How we fixed it – a single case study
My dog Fletcher was a TERRIBLE “counter-surfer” when we first adopted him as a one-year-old. He’d been living on the streets – though we don’t know if he was a “stray” for 10 months or 10 days or 10 minutes. A “counter-surfer” is what dog trainers call a food stealer. He was flexible and agile and motivated enough to get to almost any surface in the kitchen (or any other surface food was left on). What did we do about it?
I taught him a good “leave it”, using a treat he couldn’t access (in my hand, under my foot, just out of reach while on a leash) and rewarding him for the moment he “gave up”, with a different treat. I also rewarded him for sniffing (with four feet on the floor) – but not taking – food on the counters. This would work well if I told him to leave it, even if I went into another room for a few minutes. But it didn’t work if someone left the temptation out too long, or if no one told him to “leave it”.
If I happened to see him start to lift off the ground to go after something, I’d interrupt with a loud sharp noise (I’d say “Anh!”; some people say “No” but if you do so, please don’t imagine that you’ve conveyed to the dog that this is morally unacceptable; it really only acts to interrupt that behavior right then – for more information see “Don’t Say ‘No’?“).
At one point I actually bought a motion sensor device to do a “sting operation”. I was going to leave some food out as if accidentally, with these motion sensors to let me know if he jumped up even if I weren’t in the room. The plan was to rush in and interrupt him. But we never got to that point.
For several weeks we used very strict management – physically preventing the behavior from happening. If someone was handling food, Fletch was either in his crate, in my office with the baby gate closed, or tethered – attached to a leash which was attached to the dining table. When tethered, he was just outside of the kitchen, able to watch but not be underfoot or sneaking food when no one’s looking. This generally meant that for a few weeks, Fletcher was “locked” in the office with me if I were home, or crated if I weren’t, or that I personally had to be aware of other people using the kitchen and then manage the dog.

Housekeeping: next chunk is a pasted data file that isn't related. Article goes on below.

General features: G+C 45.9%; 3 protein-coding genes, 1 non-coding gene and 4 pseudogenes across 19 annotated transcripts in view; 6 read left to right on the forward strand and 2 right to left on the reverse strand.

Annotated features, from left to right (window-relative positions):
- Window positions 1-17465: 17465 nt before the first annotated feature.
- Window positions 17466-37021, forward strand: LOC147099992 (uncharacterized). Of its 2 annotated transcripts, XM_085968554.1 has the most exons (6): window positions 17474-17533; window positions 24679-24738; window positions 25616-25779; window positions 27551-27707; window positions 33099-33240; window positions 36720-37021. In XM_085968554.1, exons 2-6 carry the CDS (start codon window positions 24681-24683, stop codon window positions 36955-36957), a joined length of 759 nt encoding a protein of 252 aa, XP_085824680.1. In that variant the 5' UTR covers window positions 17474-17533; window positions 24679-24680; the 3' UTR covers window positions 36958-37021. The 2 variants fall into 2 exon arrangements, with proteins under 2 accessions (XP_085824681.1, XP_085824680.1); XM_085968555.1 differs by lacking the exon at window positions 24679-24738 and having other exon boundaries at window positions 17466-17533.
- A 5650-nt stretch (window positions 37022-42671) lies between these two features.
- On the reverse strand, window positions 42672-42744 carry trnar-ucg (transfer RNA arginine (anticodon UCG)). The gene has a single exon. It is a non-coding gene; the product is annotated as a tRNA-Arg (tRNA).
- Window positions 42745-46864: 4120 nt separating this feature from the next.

But this also highlighted for my family the importance of not leaving food out. They got better about not absently leaving a sandwich or a loaf of bread or other items out on the counter; things got put away, or taken with them, or the person stayed nearby. Or, we’d ask another person to come and watch the dog/food combination while we did a task that took us away while food was out. My teenage kid, who has a bad habit of leaving food in her room when she’s studying, would shut her door pretty consistently. This was a HUGE part of the change – with fewer opportunities, there were fewer times when he got rewarded for stealing.
When looking at a behavior problem, it’s important to make sure that the dog is healthy, and getting plenty of good nutrition in addition to physical and mental exercise. I also took a good look at my skinny little border collie, and decided that not only is he a different body shape than my barrel-chested Aussie mix had been, but that he was genuinely a tad underweight. I increased the amount of food he got. He already got almost all of his food stuffed in Kong toys to help him eat more slowly and to give him something to do with his brain and his time, so increasing the amount of food meant two large or three medium Kongs per meal instead of one large one. Note that being underweight is not commonly a real issue with counter-surfers, as it’s usually more of a case of opportunity and a history of success, but in Fletcher’s case it was probably an important factor.
How it went
It’s been more than 50 days since we started; we got serious about this some time in late January and we reached the “50 Days” mark in late May. We had to reset the “Days Since” sign a few times – mostly when we were forgetful and left stuff out. But now it’s been 50 days without an incident. We are better about not leaving food out where he can reach it, and he’s less constantly on patrol looking for opportunities. He has better impulse control. And we are losing less of the food we wanted to eat while preventing him from eating stuff he can’t have.
This isn’t the recipe for every dog who likes to steal food. But it’s always going to require some combination of management (physically preventing the dog from practicing the habit), training (rewarding the dog for doing the right thing), and time.
All material copyright Stacy Braslau-Schneck.
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